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Wonderful stuff, putting Hazard to shame! Though Farrar piles on the agony, he strangely failed to mention the blindness that is a well-known symptom of Kibroth-Hattaavah Syndrome. Yet his point is well made. What are the deterrents to contracting this hideous condition and resting prematurely in the churchyard of his vivid description? I would recommend a lot of good, hard praying; listening to classical music rather than to the Spice Girls; and something that my parishioner Leslie Broadbridge would recommend, dipping into your father’s back numbers of Wisden’s Cricketers’ Almanac, studying the utterly absorbing County Championship scorecards of the 1950s in the happy knowledge that Surrey usually won. I am open to alternative suggestions. Digging the Revd Hazard’s rose garden is a further, excellent remedy—any lucky lad in this position will earn a shining shilling and a toffee-apple for his pains, and that’s a promise!
Maintaining this risky theme, I will move on to something almost equally disturbing. Let me introduce it by recalling my own, impious youth. As a 10- or 11-year-old, having been inducted, in the classroom of my private school I hasten to add, in what was then nicely termed “the Facts of Life,” I used to get a rise out of asking conservative Radlett folk of a certain age: “What is your stand on sex before marriage?” It never failed to produce mirth for those who could stand their ground or, still more appealing to the devilish young Hazard, adult embarrassment, prevarication and even momentary rage. I was, I now realise, revelling in the permissive Zeitgeist of the 1960s. Blessed with liberal parents, I was never spanked or worse for such outrageousness.
So, what is my stand on S & M, as it were, now that I myself have attained the maturity of the adults that I had teased? “You young whippersnapper!” would probably be my chaffing response, but how should I guide my slightly older parishioners, or indeed my Confirmation class who are less confrontational than Master Hazard but equally intellectually curious? I would stress, of course, the significance of continence and restraint, and the sanctity and beauty of matrimonial bonding and attendant family life as a reward for this.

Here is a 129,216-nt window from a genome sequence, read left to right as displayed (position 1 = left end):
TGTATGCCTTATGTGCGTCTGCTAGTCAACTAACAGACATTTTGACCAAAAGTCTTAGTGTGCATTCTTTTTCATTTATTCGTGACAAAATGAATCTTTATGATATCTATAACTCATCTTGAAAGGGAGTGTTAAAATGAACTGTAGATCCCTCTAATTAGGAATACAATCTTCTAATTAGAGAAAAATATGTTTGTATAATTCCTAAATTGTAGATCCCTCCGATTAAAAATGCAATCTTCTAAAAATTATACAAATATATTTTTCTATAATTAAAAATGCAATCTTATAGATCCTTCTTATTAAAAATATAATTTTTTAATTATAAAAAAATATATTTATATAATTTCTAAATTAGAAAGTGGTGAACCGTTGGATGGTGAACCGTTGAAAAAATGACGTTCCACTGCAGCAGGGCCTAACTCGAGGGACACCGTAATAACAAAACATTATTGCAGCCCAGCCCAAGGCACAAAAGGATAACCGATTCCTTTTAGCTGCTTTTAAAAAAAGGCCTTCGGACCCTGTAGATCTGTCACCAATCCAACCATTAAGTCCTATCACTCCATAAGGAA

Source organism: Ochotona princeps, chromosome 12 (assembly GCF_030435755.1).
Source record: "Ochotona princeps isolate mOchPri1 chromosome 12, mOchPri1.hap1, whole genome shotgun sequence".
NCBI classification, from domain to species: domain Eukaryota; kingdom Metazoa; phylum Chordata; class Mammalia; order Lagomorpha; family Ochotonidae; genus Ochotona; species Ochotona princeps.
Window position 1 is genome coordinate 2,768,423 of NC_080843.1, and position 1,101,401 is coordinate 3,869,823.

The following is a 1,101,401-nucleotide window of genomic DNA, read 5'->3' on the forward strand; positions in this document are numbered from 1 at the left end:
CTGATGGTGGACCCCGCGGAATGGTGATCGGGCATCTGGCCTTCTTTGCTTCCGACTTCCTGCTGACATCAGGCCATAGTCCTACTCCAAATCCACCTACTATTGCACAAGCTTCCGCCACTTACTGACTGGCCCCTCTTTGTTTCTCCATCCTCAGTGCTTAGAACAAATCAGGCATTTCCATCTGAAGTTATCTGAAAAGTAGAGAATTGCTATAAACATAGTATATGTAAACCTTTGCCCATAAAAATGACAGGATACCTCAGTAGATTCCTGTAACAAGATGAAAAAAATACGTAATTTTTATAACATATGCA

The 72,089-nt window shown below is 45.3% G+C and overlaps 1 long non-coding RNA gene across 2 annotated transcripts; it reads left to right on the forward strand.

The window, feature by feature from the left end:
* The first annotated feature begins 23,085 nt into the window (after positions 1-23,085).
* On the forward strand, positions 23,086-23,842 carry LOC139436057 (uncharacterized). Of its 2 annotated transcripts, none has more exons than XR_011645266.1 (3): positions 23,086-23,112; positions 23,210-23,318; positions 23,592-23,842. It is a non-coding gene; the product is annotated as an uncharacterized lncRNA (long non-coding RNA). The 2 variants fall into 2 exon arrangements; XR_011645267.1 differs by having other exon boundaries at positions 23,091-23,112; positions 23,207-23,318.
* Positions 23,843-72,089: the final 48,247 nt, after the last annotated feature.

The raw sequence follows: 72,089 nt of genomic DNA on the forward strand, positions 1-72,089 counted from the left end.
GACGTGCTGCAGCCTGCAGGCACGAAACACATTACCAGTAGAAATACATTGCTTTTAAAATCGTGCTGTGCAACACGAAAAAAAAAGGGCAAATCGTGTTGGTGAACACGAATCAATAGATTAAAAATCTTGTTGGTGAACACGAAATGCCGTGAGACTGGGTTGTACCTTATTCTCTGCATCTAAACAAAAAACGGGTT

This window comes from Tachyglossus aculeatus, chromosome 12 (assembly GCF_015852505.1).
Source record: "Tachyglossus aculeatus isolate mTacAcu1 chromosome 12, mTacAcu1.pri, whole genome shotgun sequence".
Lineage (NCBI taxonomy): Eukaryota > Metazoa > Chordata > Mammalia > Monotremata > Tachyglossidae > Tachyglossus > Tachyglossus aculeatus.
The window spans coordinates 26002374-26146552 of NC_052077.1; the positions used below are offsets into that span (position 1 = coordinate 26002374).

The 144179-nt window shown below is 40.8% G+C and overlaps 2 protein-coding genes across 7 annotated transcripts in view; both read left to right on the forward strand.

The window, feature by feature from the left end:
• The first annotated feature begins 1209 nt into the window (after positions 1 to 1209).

But suppose a Confirmation student, not content with this, pressed the issue? “Young Ambrose, you don’t give up easily,” I would chide gently, “But since you raise the question, intercourse prior to matrimony could well produce a bastard!” Cue for Farmer Brown’s gormless son to chip in “But Sir, my Dad was married for five years before I was born!” “Brown Minor, being a bastard is not necessarily predicated on one’s birth or even marital status!” Oh my gosh, I hope he won’t tell Pater: in retrospect I was shrewd to use complex words like “predicated” and even “marital status.” With any luck, these will probably trip up Master Brown—he certainly appeared rather baffled. A close shave, and it only goes to show how posh, affected prose is a wonderful weapon of defence against simpletons. That excellent Conservative politician Jacob Rees-Mogg knows this too, and what an admirable successor to Boris he would make…
Well, I think I have handled three hot potatoes with some aplomb: it’s surely time for a certain Reverend Gentleman to enjoy his first gin and tonic of the day…
Mark Stocker is an art historian whose recent book is When Britain Went Decimal: The Coinage of 1971. Any perceived resemblance between him and the Revd. Septimus Hazard is but a figment of the reader’s imagination.
Featured: “The Vicar of Wakefield: The Vicar Preaching to the Prisoners,” by Thomas Rowlandson, ca. 1817.